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    Ariel Castro is led out of a Cleveland courtroom on Aug. 1 after being sentenced to life without parole for the kidnapping and rape of three women. A month later he was found dead in his prison cell. Photo by Angelo Merendino/Getty Images

    When convicted rapist Ariel Castro was found hanging by his bed sheets from his prison window on Sept. 3, he became the 10th Ohio inmate in 2013 to commit suicide. His high-profile death, coupled with the rising rate of suicides in the system, triggered prison officials to commission an independent report, the results of which were released Tuesday.

    The report, written by prison experts Lindsay Hayes and Fred Cohen, found that specialized housing units that experienced suicides, like solitary confinement, were staffed by officers untrained to handle the mental health issues specific to this type of incarceration. However, the assessment concludes that the suicides could not be blamed on staff negligence.

    Cohen told the PBS NewsHour that while suicide is invariably linked to mental health issues, there's a greater relationship between prison suicide and conditions of extreme confinement.

    "People do things in prison (that are) unimaginable to people on the outside because of conditions of confinement," Cohen said.

    From 2009 to 2013, the Ohio Department of Rehabilitation and Correction experienced 32 suicides, increasing to a rate of 19.8 suicides per 100,000 inmates in 2013, from a rate of 7.8 suicides per 100,000 inmates in 2009 to, according to the report.

    Ohio DRC spokeswoman JoEllen Smith said the department is moving to train guards to look for signs of suicidal tendencies and mental health issues as well as shifting from online training modules to face-to-face modules.

    "We want to train our staff to recognize somebody who is potentially suicidal and train our staff overall on suicide prevention policies and practices," Smith said.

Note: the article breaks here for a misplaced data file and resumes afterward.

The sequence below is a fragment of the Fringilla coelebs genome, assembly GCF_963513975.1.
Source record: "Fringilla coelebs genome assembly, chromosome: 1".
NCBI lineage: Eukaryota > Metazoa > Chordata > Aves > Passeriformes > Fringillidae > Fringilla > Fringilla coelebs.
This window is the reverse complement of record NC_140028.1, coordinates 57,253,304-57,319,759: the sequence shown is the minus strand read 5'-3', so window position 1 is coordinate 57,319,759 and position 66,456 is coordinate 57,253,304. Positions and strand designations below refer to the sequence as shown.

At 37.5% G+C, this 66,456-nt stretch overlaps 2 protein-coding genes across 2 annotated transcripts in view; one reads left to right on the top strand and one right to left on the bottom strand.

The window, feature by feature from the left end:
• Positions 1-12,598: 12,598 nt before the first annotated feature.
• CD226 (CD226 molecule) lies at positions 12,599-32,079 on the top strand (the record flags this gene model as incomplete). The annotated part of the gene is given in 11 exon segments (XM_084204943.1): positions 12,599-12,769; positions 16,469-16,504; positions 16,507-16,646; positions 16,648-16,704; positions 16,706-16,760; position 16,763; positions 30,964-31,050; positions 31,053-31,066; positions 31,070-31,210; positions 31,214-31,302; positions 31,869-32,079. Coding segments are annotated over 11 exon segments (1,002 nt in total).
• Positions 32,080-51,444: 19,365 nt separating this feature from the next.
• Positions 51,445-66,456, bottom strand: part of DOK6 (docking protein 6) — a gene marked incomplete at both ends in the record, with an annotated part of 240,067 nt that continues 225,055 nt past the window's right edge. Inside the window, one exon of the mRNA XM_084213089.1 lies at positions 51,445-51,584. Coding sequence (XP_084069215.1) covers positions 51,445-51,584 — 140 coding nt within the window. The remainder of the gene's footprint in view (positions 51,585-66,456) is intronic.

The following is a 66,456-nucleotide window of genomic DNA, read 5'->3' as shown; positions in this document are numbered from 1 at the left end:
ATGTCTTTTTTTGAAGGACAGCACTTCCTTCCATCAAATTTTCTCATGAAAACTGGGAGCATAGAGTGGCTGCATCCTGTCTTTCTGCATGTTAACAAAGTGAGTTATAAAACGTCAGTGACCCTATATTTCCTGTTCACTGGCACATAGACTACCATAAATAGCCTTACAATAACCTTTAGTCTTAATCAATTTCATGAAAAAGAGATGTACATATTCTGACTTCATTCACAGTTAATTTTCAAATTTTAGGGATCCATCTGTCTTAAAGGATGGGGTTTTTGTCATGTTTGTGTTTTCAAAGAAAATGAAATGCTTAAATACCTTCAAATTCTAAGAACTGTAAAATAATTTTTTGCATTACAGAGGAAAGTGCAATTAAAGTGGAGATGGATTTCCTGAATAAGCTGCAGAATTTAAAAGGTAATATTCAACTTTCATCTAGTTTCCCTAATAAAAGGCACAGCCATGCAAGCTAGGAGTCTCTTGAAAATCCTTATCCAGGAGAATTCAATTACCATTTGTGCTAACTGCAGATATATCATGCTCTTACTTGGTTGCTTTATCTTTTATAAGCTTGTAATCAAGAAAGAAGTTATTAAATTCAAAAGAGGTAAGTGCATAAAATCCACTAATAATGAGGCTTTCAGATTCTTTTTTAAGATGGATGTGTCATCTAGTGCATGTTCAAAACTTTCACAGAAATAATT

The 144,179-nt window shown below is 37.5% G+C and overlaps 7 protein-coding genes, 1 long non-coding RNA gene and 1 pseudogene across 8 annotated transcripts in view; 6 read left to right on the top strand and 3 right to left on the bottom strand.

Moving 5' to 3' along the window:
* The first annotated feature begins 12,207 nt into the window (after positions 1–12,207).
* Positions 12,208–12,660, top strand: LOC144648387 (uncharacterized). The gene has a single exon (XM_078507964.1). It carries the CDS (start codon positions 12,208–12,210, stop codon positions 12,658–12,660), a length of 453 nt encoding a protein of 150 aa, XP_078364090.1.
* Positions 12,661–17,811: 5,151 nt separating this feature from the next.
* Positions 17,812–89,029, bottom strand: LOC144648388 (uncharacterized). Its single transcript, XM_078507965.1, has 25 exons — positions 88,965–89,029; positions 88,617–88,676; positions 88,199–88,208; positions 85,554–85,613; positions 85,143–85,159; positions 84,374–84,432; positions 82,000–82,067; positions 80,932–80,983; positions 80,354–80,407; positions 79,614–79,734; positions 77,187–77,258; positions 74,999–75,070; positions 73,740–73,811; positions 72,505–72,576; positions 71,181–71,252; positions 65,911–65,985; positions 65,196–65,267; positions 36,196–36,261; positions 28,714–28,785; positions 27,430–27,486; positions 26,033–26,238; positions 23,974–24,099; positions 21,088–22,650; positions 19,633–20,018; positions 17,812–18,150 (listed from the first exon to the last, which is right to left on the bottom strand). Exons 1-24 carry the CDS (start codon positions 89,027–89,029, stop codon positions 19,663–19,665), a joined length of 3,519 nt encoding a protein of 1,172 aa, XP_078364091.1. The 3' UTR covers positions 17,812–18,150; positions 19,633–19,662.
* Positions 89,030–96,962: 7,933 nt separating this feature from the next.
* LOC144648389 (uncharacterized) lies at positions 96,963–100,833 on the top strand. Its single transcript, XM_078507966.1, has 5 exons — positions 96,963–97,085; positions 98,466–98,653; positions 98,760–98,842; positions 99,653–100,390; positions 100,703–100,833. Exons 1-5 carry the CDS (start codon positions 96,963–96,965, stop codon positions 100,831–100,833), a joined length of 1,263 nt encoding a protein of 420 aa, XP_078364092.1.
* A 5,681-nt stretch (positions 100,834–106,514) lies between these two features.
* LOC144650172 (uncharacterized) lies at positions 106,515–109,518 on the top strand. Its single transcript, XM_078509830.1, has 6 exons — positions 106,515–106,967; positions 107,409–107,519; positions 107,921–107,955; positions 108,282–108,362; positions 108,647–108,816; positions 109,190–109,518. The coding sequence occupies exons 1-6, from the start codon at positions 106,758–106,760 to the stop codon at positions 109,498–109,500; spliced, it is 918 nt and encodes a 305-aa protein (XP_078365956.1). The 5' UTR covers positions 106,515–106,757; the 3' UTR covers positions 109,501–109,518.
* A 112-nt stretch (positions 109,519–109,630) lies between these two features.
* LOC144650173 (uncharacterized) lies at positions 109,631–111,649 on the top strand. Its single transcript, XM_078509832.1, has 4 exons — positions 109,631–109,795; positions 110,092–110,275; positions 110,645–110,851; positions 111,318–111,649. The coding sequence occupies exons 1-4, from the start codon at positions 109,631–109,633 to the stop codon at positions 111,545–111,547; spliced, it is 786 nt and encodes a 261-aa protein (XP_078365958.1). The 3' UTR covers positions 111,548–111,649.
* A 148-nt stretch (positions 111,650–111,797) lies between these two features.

In the deaths of two high-profile inmates, Castro and death row inmate Billy Slagle, the report found that guards skipped routine checks and falsified logs on the days of both suicides.

    To address this problem, Smith said that DRC director Gary Mohr issued supervisors to conduct random checks on guards several weeks ago to ensure they are doing their routine checks on prisoners. Despite staff missteps in those cases, the two experts did not find sufficient evidence of misconduct or negligence to conclude the two suicides "attributed to the failure of DRC staff."

    The report also cites complaints of mistreatment by guards documented in Castro's diary. Castro wrote that guards ignored his request for clean linen, underwear and a mop to clean his toilet, and that they tampered with his food.

    "I will not take this kind of treatment much longer if this place treats me this way," he wrote on Aug. 31, three days before he killed himself. "I can only imagine what things would be like at my parent institution. ... I feel as though I'm being pushed over the edge, one day at a time."

    Smith said that there were no formal complaints filed with the facilities, and thus the allegations were never investigated. These accusations are only contained in Castro's personal writings.

    Cohen said that Ohio had been the gold standard for prison mental health in 1995, but it has decreased mental health services and programs since then due to budget cuts.

    "There are fewer and fewer resources devoted to mental health (in prisons)," Cohen said.

    Read the the full report below:

    Ohio prison suicide report

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    By Larry Kotlikoff and Rob Shavell

    Our Social Security columnist Larry Kotlikoff and Rob Shavell make an economic argument for Bitcoin. Photo courtesy of Flickr user Rene Walter.